Boy carried by dad on neck and shoulders

Parents! Here’s why you need to have ‘The Talk’ with your child 

By Mical Imbukwa
Every parent hopes that their child will grow up to become a successful and responsible individual in society. In our context, education is an important pathway to this successful future. We want our children to clear high school with good grades, join a good university and study a reputable, marketable course that pays well. 

No parent anticipates that their daughter will drop out of school due to early pregnancy or that their son will become a father before he’s had a chance to become an adult himself.

The irony, however, is that many parents dread having conversations about relationships and sex. In part, this is because sex is imagined as a taboo subject in our society, that shouldn’t be discussed openly, let alone with children. 

According to Roselyn Asiko (43), a civil servant, a Christian and a single mother of three sons, Ian, a young adult aged (20) and two teenagers, Sid (16) and Nara (15), some parents believe that having conversations with children on sensitive subjects such as sexuality only breads curiosity and stirs the urge to experiment.

However, Roselyn, who has raised her kids single handedly for nine years after separating from her husband, is of a different view. She believes that parents having sex education conversations with their children is crucial, especially in today’s social media days.

‘The current generation of parents are co-parenting with social media, and if I don’t have the conversation with my sons, they are probably going to get it in weird ways from people on social media, many of whom are shameless and don’t censor information,’ she says citing a situation where her lastborn son approached her one evening and inquired about reproductive organs and reached. Roselyn says that questions caught her off guard – she had to google for answers so that she could respond.

When she checked Nara’s search history, she was shocked to find that he had also accessed pornographic sites.

Apparently, a boy from Nara’s school had been sending him links to pornographic sites and encouraging him to watch them. 

‘I took up the issue with the boy’s mother, and the boy was cautioned. I then had a conversation with Nara about the dangers of pornography and blocked the boy’s contact so that he could not have any more access to Nara on the phone,’ Roselyn says, noting that she is confident her son has never accessed pornographic sites again. Now, she can access his search history from her device since all her sons’ social media accounts are linked to her email.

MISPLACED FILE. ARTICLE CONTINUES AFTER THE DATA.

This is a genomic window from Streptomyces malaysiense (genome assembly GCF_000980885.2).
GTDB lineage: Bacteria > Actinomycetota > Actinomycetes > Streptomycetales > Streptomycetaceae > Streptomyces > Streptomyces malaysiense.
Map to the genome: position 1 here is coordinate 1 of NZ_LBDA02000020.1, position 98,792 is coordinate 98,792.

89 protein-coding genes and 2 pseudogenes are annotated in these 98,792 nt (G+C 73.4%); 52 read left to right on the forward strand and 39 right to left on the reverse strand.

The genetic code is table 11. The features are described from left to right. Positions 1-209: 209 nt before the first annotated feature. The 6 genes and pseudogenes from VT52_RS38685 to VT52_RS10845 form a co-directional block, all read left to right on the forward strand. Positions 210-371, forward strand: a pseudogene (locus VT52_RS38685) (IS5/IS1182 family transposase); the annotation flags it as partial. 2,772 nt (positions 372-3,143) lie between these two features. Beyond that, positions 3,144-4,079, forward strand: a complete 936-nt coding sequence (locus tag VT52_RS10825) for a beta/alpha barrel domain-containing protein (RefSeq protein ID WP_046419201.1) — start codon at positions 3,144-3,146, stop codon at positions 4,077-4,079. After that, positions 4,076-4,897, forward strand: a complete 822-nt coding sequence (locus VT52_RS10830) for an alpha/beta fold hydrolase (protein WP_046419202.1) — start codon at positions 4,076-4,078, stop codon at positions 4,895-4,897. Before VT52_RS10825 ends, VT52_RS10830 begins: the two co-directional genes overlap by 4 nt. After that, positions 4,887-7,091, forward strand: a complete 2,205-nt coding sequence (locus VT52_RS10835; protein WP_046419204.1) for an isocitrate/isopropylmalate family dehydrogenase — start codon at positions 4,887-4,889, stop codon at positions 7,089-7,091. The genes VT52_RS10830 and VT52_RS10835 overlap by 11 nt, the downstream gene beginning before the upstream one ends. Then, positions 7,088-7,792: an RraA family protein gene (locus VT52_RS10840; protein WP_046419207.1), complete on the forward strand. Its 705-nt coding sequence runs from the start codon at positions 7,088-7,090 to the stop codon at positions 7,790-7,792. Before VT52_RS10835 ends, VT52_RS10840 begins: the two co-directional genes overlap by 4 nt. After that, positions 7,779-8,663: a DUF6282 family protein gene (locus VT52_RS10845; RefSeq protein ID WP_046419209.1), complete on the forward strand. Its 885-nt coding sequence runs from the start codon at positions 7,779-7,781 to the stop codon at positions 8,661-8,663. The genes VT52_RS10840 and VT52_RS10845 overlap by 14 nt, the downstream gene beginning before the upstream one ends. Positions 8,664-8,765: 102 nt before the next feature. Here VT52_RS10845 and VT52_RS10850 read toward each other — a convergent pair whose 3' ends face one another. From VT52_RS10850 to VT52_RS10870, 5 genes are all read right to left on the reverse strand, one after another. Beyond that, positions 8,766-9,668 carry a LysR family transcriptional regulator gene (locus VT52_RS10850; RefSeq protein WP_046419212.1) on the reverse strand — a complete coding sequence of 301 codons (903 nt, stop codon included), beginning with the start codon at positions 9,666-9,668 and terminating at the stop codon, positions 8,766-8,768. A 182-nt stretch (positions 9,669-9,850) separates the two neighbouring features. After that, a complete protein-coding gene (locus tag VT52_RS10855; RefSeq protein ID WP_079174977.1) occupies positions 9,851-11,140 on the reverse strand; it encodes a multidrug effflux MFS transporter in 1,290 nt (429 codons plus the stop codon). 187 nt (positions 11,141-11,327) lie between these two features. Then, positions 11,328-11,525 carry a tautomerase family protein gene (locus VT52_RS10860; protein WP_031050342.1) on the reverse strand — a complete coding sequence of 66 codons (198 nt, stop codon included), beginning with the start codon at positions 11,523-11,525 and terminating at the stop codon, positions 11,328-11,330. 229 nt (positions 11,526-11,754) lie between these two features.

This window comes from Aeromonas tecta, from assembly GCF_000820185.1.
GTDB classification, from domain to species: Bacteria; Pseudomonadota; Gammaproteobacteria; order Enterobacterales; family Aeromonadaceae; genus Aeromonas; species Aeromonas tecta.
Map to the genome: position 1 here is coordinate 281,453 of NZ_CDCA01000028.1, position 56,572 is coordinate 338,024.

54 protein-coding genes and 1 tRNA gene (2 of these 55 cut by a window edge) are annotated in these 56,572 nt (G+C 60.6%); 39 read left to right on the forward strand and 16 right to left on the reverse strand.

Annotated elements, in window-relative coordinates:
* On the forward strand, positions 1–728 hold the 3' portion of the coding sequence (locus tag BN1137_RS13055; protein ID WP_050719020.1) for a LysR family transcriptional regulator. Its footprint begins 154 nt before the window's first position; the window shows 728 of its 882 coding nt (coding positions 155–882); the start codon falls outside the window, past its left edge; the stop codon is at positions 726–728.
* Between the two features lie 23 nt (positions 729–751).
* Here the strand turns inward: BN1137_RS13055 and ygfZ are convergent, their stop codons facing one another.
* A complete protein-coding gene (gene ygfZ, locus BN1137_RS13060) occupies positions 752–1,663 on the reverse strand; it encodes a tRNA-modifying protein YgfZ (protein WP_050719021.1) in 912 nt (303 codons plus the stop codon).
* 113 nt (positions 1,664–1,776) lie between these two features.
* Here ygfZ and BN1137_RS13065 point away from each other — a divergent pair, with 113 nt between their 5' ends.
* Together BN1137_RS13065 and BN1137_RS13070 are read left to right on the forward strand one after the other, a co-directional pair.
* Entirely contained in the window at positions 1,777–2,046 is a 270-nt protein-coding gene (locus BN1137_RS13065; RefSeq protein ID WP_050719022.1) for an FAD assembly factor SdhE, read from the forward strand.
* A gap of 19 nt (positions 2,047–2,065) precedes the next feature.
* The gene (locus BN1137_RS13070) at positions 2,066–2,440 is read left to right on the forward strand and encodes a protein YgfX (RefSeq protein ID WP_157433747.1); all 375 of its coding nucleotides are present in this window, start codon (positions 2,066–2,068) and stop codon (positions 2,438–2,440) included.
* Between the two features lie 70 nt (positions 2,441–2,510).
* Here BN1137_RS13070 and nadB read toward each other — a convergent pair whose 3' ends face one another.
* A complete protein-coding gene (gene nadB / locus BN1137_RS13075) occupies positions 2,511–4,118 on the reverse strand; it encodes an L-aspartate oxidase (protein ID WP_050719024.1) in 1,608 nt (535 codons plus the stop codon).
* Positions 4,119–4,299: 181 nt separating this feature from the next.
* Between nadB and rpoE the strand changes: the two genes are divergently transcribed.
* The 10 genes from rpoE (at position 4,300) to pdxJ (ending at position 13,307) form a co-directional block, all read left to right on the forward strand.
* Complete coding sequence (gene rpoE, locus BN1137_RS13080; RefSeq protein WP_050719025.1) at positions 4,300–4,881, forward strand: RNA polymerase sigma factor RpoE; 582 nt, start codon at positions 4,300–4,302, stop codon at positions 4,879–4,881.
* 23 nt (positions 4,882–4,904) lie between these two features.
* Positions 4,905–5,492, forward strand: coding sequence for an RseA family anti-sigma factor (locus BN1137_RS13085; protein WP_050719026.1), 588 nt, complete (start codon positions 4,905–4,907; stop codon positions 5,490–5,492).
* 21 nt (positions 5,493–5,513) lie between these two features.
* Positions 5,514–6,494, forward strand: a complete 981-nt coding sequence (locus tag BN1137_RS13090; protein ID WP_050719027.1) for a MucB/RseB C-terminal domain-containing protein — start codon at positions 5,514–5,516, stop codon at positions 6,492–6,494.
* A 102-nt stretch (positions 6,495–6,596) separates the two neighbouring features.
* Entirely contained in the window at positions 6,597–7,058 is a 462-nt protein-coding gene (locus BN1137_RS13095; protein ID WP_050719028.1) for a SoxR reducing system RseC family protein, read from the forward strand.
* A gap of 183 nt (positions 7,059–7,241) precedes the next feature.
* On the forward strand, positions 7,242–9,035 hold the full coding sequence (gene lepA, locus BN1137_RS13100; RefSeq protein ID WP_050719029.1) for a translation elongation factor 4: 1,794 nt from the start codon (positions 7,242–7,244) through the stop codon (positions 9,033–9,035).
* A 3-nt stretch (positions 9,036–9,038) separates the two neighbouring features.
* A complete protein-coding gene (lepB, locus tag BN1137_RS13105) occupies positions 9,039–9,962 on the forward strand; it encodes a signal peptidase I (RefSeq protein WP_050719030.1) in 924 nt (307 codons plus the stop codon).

Roselyn has always strived to be the first teacher her sons interact with and has cultivated an open space which encourages her boys to reach out to her when they have any concerns or pressing issues. She wants her children to feel assured that they can confide in her and find solutions together, whatever obstacles they might encounter.

Her biggest challenge, however, has been with her firstborn son, Ian, who is very introverted.  Roselyn’s efforts to initiate conversations with him don’t bear much fruit, for he only responds to what he has been asked.

‘The first time I had a sex ed conversation with Ian was when he was in class seven. He had been accused of misleading a girl in his class. That caught me unawares because Ian was barely 13, and I wasn’t prepared for that conversation,’ says the single mother of three.

She was prompted to start having sex ed conversations with him, and her first approach was asking him whether he understood what boyfriend and girlfriend relationships meant. She then asked him whether he had started having sex, and according to the mother, his answer was a resounding no!

Sid and Nara are open, and she talks to them mostly when they come from school. Sid is a day scholar while Nara is in boarding school.

‘Since Nara is a boarder in an only boys school, I have conversations with him to find out whether he faces any challenges, including what I fear most: molestation!’ Roselyn adds from her conversations with her boys so far, neither of them have girlfriends.

Roselyn is well aware that nowadays, kids are exposed to inappropriate topics about sex at a very tender age. She encourages parents to have age-appropriate sexuality conversations about sexuality and relationships with their children. According to her, the world is cruel, and without proper guidance, it’s easy for children to deviate on the wrong path.

‘Young girls are being impregnated, and they abort without their parent’s knowledge. Some girls who don’t have safe and accurate information about abortion end up losing their lives or getting children at a very tender age,’ she states

She also points out that some children are confused and make harmful decisions because their parents are rigid and unapproachable.

‘As much as you want to be strict, be accommodative with your children. Be approachable so that when they start, for instance, experiencing bodily changes, they can easily approach you. This has been my journey with my sons, and it sure works. You can do it,’ she concludes.

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